Tag Archives: plants

Delicate Glass Sea Life Sculptures by Emily Williams

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Glass Seaweed, 2014, Flameworked borosilicate glass, 20″ x 20″ x 20″

American artist Emily Williams draws inspiration from the sea and other aspects of organic life for the creation of her fragile glass sculptures that mimic seaweed, jellyfish, and coral. Each piece begins with a selection of perfectly straight borosilicate glass rods in various diameters which she carefully melts with a glass torch to form patterns similar to veins and branches.

As a child, Williams’ grandmother was a docent at the Smithsonian leading to many artistic and scientific discoveries at a very young age that would deeply influence her decision to pursue an artistic career. She went on to receive her MFA in sculpture from Washington University in St. Louis and a BFA in sculpture from V.C.U. in Richmond. She is currently working on an impressive glass coral piece shown in the video below (and discussed in this blog post), and you can see more views of her work both on Facebook and in her portfolio.

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Glass Seaweed, detail

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Glass Coral Skeleton, 2013, Flameworked borosilicate glass, 20″ x 22″ x 10″

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Glass Nest
Glass Nest, 2013, Flameworked borosilicate glass, 15″ x 20″ x 20″

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Glass Jellyfish, 2013, Flameworked borosilicate glass, 15″ x 14″ x 14″

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Glass Petal, 2013, Flameworked borosilicate glass, 15″ x 12″ x 4″

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Petal, detail

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Burst, 2013, Flameworked borosilicate glass, 12″ x 10″ x 10″

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Hyper-realistic Cactus Paintings that Bristle with Detail by Kwang-Ho Lee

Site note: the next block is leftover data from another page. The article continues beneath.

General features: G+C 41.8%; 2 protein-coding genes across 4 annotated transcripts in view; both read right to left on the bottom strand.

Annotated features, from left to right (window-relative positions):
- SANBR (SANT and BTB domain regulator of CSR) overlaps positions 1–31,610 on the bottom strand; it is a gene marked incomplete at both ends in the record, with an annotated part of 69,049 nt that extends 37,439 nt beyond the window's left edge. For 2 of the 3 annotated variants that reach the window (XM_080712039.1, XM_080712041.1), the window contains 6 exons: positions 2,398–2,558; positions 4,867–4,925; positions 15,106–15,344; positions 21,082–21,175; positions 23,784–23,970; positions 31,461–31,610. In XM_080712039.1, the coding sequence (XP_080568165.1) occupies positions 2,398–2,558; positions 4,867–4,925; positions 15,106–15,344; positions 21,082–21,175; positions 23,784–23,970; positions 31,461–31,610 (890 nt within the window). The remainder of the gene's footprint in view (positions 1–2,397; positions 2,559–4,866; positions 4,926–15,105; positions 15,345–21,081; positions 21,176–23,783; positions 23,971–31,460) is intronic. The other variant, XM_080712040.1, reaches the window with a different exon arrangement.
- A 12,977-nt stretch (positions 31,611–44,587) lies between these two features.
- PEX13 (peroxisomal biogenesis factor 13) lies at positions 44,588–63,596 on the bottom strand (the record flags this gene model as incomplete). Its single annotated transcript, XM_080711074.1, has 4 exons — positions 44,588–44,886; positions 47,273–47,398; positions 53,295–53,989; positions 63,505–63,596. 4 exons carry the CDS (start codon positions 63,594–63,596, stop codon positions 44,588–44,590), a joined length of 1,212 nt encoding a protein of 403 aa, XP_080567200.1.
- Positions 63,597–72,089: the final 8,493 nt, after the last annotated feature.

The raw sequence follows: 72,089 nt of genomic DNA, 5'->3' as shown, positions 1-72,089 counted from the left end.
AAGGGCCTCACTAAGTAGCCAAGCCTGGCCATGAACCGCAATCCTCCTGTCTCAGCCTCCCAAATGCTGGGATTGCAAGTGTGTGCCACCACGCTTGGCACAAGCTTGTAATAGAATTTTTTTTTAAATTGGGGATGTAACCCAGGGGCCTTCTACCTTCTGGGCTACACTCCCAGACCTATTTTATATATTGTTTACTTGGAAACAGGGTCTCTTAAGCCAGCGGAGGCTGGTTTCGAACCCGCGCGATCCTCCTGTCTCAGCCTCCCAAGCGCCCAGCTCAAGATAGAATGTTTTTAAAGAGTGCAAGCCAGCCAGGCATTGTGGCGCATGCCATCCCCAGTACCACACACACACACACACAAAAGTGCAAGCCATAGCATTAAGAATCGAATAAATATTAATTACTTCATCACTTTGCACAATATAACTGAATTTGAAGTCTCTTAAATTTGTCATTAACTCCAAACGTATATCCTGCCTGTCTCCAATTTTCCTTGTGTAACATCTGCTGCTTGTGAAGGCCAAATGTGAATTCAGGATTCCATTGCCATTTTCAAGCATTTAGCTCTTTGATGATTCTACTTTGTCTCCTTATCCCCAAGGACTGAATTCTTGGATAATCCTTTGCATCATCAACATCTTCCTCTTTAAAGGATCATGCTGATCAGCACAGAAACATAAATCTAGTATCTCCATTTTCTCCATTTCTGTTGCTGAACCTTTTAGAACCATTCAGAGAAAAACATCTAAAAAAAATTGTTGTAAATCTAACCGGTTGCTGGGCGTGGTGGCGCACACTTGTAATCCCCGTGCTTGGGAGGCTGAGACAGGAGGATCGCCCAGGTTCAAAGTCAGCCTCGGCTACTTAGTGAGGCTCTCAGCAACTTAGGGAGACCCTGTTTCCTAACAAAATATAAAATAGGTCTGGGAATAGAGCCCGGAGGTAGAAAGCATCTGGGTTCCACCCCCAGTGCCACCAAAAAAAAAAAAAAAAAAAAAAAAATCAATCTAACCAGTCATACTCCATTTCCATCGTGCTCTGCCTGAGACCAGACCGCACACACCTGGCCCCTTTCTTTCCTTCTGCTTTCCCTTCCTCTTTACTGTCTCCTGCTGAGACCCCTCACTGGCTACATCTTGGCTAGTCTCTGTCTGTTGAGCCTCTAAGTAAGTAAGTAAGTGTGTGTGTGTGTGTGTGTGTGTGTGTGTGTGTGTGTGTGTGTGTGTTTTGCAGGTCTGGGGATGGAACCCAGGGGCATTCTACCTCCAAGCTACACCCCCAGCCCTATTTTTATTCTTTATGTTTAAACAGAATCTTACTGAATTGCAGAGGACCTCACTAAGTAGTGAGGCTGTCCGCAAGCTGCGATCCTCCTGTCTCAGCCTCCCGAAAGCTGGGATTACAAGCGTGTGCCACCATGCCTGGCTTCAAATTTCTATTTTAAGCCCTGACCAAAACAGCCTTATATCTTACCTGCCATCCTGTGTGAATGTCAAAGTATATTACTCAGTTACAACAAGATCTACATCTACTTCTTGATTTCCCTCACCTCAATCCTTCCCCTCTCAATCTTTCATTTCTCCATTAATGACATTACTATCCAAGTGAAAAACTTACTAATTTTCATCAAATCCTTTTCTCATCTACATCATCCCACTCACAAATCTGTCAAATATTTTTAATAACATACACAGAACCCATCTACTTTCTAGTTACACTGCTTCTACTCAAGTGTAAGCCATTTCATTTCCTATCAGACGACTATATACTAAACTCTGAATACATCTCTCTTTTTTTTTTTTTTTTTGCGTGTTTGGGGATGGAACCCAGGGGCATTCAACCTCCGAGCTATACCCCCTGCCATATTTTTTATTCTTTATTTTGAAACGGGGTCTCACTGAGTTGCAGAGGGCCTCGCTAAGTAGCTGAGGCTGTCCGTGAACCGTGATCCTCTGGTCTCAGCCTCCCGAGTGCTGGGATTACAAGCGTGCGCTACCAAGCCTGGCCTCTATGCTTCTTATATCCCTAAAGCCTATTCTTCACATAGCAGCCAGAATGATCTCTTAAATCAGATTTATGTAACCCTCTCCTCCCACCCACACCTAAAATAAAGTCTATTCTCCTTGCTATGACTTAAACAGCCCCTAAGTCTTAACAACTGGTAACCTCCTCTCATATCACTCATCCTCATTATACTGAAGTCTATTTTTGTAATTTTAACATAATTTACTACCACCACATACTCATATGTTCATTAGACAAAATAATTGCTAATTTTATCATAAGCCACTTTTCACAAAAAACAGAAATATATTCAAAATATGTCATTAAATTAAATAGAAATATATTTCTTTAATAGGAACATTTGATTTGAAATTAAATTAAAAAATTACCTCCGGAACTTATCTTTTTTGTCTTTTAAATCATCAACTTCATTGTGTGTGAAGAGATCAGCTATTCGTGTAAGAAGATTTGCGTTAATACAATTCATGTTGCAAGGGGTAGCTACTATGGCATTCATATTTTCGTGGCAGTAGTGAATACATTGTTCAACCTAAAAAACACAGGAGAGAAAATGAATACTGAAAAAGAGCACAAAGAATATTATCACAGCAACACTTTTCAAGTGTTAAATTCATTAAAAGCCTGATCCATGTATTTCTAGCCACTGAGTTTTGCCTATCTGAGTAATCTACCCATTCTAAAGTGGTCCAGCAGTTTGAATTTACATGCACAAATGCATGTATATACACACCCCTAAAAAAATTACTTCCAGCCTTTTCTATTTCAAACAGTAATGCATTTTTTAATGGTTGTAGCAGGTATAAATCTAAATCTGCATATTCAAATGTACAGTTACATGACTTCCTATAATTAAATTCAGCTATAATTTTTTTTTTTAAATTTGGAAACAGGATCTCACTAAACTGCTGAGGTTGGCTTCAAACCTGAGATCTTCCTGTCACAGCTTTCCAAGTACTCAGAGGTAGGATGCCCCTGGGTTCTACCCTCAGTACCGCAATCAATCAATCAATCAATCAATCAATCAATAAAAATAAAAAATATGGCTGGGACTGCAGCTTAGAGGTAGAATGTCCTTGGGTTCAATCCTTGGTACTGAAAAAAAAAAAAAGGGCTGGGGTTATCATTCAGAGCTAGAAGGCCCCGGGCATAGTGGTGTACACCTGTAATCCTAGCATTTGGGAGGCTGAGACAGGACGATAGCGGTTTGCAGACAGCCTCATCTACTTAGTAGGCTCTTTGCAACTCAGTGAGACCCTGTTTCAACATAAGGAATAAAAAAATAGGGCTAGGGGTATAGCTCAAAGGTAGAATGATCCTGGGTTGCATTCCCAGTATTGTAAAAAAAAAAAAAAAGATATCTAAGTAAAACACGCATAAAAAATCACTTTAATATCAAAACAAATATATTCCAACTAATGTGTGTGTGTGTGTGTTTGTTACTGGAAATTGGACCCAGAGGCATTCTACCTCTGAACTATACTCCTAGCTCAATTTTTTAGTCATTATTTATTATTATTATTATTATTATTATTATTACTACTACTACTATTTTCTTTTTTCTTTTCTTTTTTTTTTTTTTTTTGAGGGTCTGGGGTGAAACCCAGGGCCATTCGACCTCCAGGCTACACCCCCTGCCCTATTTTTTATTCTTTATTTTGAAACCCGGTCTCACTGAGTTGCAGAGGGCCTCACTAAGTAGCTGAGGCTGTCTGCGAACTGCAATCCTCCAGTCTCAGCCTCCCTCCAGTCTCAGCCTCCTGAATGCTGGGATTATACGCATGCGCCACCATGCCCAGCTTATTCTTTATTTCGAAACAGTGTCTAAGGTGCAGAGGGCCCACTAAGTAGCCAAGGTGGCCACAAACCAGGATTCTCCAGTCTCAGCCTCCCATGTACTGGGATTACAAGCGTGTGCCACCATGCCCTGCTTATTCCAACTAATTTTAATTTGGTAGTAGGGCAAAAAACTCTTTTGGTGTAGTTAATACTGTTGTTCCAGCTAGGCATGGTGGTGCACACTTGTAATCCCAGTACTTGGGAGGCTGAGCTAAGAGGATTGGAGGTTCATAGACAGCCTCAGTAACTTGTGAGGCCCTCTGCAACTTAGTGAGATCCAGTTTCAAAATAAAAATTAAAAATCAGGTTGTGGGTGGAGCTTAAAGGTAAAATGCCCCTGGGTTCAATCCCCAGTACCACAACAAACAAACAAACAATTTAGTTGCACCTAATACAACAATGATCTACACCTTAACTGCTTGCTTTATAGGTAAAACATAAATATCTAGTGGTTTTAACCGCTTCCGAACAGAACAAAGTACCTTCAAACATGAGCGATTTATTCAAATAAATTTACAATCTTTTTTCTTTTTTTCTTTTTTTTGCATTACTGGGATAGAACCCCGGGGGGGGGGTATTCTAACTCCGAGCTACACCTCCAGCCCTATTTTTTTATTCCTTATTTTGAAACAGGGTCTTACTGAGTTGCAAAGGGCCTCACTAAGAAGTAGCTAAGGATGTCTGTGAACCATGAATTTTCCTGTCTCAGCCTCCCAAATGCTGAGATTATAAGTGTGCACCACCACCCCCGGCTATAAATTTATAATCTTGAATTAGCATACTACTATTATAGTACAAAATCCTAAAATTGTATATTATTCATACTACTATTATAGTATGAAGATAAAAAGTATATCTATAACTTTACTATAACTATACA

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Cactus No.69, 2011, Oil on canvas, 162.1×130.3cm, courtesy Johyun Gallery.

With deftly applied strokes of paint scarely wider than a hair, Korean painter Kwang-Ho Lee creates towering renderings of cacti that bristle with thorns and tangled branches. The colorful oil paintings can reach up to 8 feet tall, an imposing scale with ample room for tediously composed details that push each work into the realm of hyperrealism. You can explore more of Lee’s work at Johyun Gallery, Artsy, and Atelier Aki. (via Juxtapoz, Hi-Fructose, Beautiful/Decay)

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Cactus No.51,2010,Oil on Canvas,194x200cm, courtesy Johyun Gallery

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Cactus No.59, oil on canvas, 259.1x170cm, 2011, courtesy Johyun Gallery

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Cactus No.73, oil on canvas 193.9×130.3cm 2011, courtesy Atelier Aki

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Cactus No.59, oil on canvas, 259.1x170cm, 2011, courtesy Johyun Gallery

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Cactus No.35, oil on canvas 162x130cm 2009, courtesy Atelier Aki

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Cactus No.35, detail

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“Touch” Exhibition at Joyhun Gallery, 2011

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“Touch” Exhibition at Joyhun Gallery, 2011

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Ceramic Cephalopod and Jellyfish Air Plant Holders by Cindy and James Searles

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California-based artists Cindy and James Searles make call kinds of handmade ceramic air plant holders in the form of jellyfish, squid, octopi, and other underwater creatures. They come in shapes in size way too numerous to show here, you can see more in their shop. If you liked this, also check out Cathy Van Hoang’s urchin shell air planters.

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Transport a Miniature Garden by Bike or Necklace with Colleen Jordan’s 3D Printed Planters